1
Openings: A Memoir by Sabra Moore from the NYC Women’s Art Movement (Guinea)
2
The Peace Corps in the Time of Trump, Part 7
3
Talking with Larry Berube (Morocco)
4
Dr. Joseph T. English, M.D. Peace Corps Shrink
5
Review: of A SILENT HERALD OF UNITY by Martha Driscoll (Ethiopia)
6
The Peace Corps’ Charles Peters on Recapturing the Soul of the Democratic Party
7
Traveling to the New York Times Travel Show
8
An opportunity to TELL your PC stories in the San Francisco Bay Area
9
To Die On Kilimanjaro
10
The Peace Corps in the Time of Trump, Part 6

Openings: A Memoir by Sabra Moore from the NYC Women’s Art Movement (Guinea)

Openings is a memoir from the women’s art movement in New York City, from 1970 to 1992. It was written by Sabra Moore (Guinea 1964-66). After her Peace Corps tour, Sabra moved to New York City and became involved with the feminist art movement. She was president of the NYC/Women’s Caucus for Art, a key organizer of the 1984 demonstration against MoMA for excluding women and minority artists, a member of the Heresies Collective, an active member of Women Artists in Revolution and Women’s Action Coalition, and a leading organizer/creator of several large-scale women’s exhibitions in New York City, Brazil, Canada, and New Mexico. Her artistic and political involvement was showcased in the feature length film The Heretics (2011). Moore also worked for thirty years in NYC as a freelance photo editor for publishers such as Doubleday, Harper Collins, American Heritage, and Random House. Her most recent major solo show, Out of the Woods, . . .

Read More

The Peace Corps in the Time of Trump, Part 7

Elaine Chao was appointed Peace Corps Director by President Bush on October 8, 1991. She resigned on November 13, 1992. I believe her thirteen months as Director is the shortest tour. When I interviewed her in her first months at the Peace Corps, she had already made one tour to Africa and sitting in her office she broke down in tears recalling how the PCVs were living overseas. This was first of many ‘teardowns’ she would have in speaking to RPCV groups. It became a standard joke and RPCVs began to laugh at her when she had her outbursts. Hey, this is the Peace Corps, what did you expect? Later I would learn on her first trip to West Africa and visiting a female volunteer living in a village and seeing how the young woman was dealing with life in the developing world, she burst out, “Does your mother know . . .

Read More

Talking with Larry Berube (Morocco)

  Last month Larry Berube (Morocco 1977–79) published with Peace Corps Writers his memoir Nuns, Nam & Henna: A Memoir in Poetry and Prose.  The poems and prose are recollections from his boyhood experiences at St. Peter’s Orphanage in Manchester, New Hampshire, from the age six to twelve; his time as a young soldier in the U.S. Army with the 25th Infantry Division in Vietnam; and as a Peace Corps Volunteer in Morocco where he worked in small villages of the Middle Atlas Mountain region of Morocco on various water projects. We talked to Larry recently about his life and his new book. •   Larry, you were a PCV from ’77 to ’79. Where were you and what was your job? I was in Beni Mellal, Morocco, which was a provincial capital. But my work took me to small villages in the Middle Atlas mountain region. My job was leading a local government surveying team, which . . .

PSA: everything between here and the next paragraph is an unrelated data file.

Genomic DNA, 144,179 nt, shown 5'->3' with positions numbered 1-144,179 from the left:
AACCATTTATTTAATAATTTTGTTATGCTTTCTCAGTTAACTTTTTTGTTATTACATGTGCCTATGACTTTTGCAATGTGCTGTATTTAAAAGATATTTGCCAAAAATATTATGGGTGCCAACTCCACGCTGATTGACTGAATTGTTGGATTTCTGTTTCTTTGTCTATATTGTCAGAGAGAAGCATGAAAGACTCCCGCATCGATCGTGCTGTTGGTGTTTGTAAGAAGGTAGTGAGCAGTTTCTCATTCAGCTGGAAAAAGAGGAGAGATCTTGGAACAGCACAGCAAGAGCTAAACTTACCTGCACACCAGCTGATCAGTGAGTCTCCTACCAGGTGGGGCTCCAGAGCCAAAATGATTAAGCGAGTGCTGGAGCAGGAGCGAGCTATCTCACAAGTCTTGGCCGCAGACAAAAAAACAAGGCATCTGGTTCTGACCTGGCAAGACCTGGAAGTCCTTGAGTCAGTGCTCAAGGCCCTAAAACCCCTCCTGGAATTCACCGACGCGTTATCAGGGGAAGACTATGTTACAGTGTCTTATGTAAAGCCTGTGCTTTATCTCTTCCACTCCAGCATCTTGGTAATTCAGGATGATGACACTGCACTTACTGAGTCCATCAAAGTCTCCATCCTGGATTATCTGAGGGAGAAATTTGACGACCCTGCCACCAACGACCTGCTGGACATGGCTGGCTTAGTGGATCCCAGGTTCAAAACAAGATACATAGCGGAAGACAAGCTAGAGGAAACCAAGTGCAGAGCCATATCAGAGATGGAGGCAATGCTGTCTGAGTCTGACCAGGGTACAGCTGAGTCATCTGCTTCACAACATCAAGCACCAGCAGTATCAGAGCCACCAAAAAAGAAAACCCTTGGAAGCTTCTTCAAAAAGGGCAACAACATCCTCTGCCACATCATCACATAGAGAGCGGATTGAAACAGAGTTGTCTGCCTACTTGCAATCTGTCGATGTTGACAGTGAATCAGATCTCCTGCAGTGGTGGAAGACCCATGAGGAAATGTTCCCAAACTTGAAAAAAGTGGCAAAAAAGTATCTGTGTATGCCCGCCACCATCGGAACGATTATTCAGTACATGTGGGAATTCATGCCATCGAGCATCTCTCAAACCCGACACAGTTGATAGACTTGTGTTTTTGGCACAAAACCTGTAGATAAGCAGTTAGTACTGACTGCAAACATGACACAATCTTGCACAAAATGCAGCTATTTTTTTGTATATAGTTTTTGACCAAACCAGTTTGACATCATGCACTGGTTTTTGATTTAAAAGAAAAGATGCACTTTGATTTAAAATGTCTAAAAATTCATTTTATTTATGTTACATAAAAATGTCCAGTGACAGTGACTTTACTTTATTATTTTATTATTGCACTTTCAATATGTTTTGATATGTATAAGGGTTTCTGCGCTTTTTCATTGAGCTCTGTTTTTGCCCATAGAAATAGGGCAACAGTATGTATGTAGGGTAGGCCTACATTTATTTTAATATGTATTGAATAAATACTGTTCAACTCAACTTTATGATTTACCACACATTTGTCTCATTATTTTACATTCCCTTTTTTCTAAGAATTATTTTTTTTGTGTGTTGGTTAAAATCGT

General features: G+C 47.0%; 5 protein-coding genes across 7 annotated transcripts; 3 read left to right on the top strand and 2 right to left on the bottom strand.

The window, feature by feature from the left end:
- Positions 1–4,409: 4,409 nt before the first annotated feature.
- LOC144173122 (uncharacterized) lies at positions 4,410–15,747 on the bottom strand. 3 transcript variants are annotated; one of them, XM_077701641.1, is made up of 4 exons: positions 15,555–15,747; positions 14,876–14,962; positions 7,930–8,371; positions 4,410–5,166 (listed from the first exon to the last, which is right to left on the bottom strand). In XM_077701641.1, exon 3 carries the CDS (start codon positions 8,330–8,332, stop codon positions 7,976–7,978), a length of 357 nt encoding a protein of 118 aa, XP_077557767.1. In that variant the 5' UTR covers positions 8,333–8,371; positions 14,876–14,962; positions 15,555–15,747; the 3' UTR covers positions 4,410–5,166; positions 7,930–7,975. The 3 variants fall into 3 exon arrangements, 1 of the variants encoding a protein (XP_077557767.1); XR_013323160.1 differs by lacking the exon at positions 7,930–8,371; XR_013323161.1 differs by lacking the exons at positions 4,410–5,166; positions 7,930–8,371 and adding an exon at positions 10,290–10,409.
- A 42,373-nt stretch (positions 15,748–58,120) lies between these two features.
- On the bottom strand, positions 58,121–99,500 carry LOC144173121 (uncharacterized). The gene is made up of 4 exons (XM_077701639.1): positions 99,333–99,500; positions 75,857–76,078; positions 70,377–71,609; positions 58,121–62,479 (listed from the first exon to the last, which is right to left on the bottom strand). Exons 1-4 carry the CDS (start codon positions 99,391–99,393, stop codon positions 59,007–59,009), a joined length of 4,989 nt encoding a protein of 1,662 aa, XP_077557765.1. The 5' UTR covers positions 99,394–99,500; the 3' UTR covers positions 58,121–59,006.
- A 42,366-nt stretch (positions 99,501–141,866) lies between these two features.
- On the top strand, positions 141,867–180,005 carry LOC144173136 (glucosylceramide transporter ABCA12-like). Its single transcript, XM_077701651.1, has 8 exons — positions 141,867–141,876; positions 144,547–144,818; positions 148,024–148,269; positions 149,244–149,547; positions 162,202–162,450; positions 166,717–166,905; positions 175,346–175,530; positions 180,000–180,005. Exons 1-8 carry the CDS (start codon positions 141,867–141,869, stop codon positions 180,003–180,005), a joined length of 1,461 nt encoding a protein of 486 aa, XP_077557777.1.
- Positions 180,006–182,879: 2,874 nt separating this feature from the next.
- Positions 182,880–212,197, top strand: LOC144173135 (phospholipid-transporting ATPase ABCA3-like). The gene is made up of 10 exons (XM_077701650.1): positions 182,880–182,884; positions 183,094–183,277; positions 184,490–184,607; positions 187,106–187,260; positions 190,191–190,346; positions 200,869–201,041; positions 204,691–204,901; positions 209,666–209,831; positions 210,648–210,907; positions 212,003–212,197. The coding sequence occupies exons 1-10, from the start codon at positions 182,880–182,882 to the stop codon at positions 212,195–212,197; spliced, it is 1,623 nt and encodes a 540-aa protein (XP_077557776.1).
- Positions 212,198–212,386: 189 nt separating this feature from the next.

Read More

Dr. Joseph T. English, M.D. Peace Corps Shrink

One of the famous Mad Men of the Peace Corps in the early years of the Peace Corps was the stoic Doctor Joseph English, a young MD and research fellow at the National Institute of Mental Health (NIMH) in Bethesda, Maryland. In 1961 when Shriver was putting together the Staff for the new agency, he came across a paper written about a student mental health center that English had established at his alma mater, Saint Joseph’s College. Sarge at the time was looking for a psychiatrist to evaluate new PCVs. As Joe recalls in a recent profile in The Chironian, a publication of the New York Medical College, where Dr. English is the Sidney E. Frank Distinguished Professor of Psychiatry and Behavioral Sciences, he was in his office at the NIMH reading an article in the New York Times how JFK’s call for a New Frontier was exciting young people . . .

Read More

Review: of A SILENT HERALD OF UNITY by Martha Driscoll (Ethiopia)

  A Silent Herald of Unity: The Life of Blessed Maria Gabriella Sagheddu by Martha Driscoll OCSO (Ethiopia 1965–67) Kalamazoo: Cistercian Publications 1990 142 pages $45.94 (hard cover), $4.95 (paperback) Reviewed by Patricia Taylor Edmisten (Peru 1962–64) • FOR NON-BELIEVERS, Protestants or Catholics who no longer attend services or Mass, the experience of reading this book will be like entering an exotic country without benefit of cultural sensitivity training. I speak as a still-practicing Roman Catholic, despite my disagreements with Rome. Without familiarity with the concepts and language of monasticism, self-denial (lots of it), ritual, and frequent prayer, at a time when women continue to press for respect and equal treatment under the law, this book will appear anachronistic. Readers would do well, however, to reserve judgment and pay respectful attention to the no-nonsense prose of Sister Martha Driscoll. “Mother Martha,” as she is known, is Mother Superior of an Indonesian . . .